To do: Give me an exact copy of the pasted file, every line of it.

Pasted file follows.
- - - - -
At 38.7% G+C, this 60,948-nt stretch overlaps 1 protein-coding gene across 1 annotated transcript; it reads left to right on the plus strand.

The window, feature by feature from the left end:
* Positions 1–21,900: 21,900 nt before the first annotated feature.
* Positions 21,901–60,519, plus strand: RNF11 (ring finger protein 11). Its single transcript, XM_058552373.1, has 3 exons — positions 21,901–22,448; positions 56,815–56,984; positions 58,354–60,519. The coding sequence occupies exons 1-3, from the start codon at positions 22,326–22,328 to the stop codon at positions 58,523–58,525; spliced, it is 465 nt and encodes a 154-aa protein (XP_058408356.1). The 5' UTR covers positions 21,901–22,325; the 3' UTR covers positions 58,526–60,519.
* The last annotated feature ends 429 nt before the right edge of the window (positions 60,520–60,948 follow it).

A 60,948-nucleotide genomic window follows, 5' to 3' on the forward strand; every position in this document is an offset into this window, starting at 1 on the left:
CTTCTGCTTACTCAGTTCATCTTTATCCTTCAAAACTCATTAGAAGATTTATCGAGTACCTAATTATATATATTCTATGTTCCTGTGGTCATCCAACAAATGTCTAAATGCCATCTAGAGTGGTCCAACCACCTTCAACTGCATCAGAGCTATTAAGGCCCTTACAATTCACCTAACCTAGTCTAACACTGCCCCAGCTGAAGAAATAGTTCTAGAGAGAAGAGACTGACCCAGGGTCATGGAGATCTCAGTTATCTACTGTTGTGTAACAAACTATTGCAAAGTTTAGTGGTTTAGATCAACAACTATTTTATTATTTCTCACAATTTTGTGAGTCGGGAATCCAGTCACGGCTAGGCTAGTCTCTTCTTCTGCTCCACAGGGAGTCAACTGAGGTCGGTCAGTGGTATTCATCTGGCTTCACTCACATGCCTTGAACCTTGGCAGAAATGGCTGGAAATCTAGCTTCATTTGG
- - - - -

At 38.7% G+C, this 60,948-nt stretch overlaps 1 protein-coding gene across 1 annotated transcript; it reads left to right on the plus strand.

The window, feature by feature from the left end:
* Positions 1–21,900: 21,900 nt before the first annotated feature.
* Positions 21,901–60,519, plus strand: RNF11 (ring finger protein 11). Its single transcript, XM_058552373.1, has 3 exons — positions 21,901–22,448; positions 56,815–56,984; positions 58,354–60,519. The coding sequence occupies exons 1-3, from the start codon at positions 22,326–22,328 to the stop codon at positions 58,523–58,525; spliced, it is 465 nt and encodes a 154-aa protein (XP_058408356.1). The 5' UTR covers positions 21,901–22,325; the 3' UTR covers positions 58,526–60,519.
* The last annotated feature ends 429 nt before the right edge of the window (positions 60,520–60,948 follow it).

A 60,948-nucleotide genomic window follows, 5' to 3' on the forward strand; every position in this document is an offset into this window, starting at 1 on the left:
CTTCTGCTTACTCAGTTCATCTTTATCCTTCAAAACTCATTAGAAGATTTATCGAGTACCTAATTATATATATTCTATGTTCCTGTGGTCATCCAACAAATGTCTAAATGCCATCTAGAGTGGTCCAACCACCTTCAACTGCATCAGAGCTATTAAGGCCCTTACAATTCACCTAACCTAGTCTAACACTGCCCCAGCTGAAGAAATAGTTCTAGAGAGAAGAGACTGACCCAGGGTCATGGAGATCTCAGTTATCTACTGTTGTGTAACAAACTATTGCAAAGTTTAGTGGTTTAGATCAACAACTATTTTATTATTTCTCACAATTTTGTGAGTCGGGAATCCAGTCACGGCTAGGCTAGTCTCTTCTTCTGCTCCACAGGGAGTCAACTGAGGTCGGTCAGTGGTATTCATCTGGCTTCACTCACATGCCTTGAACCTTGGCAGAAATGGCTGGAAATCTAGCTTCATTTGG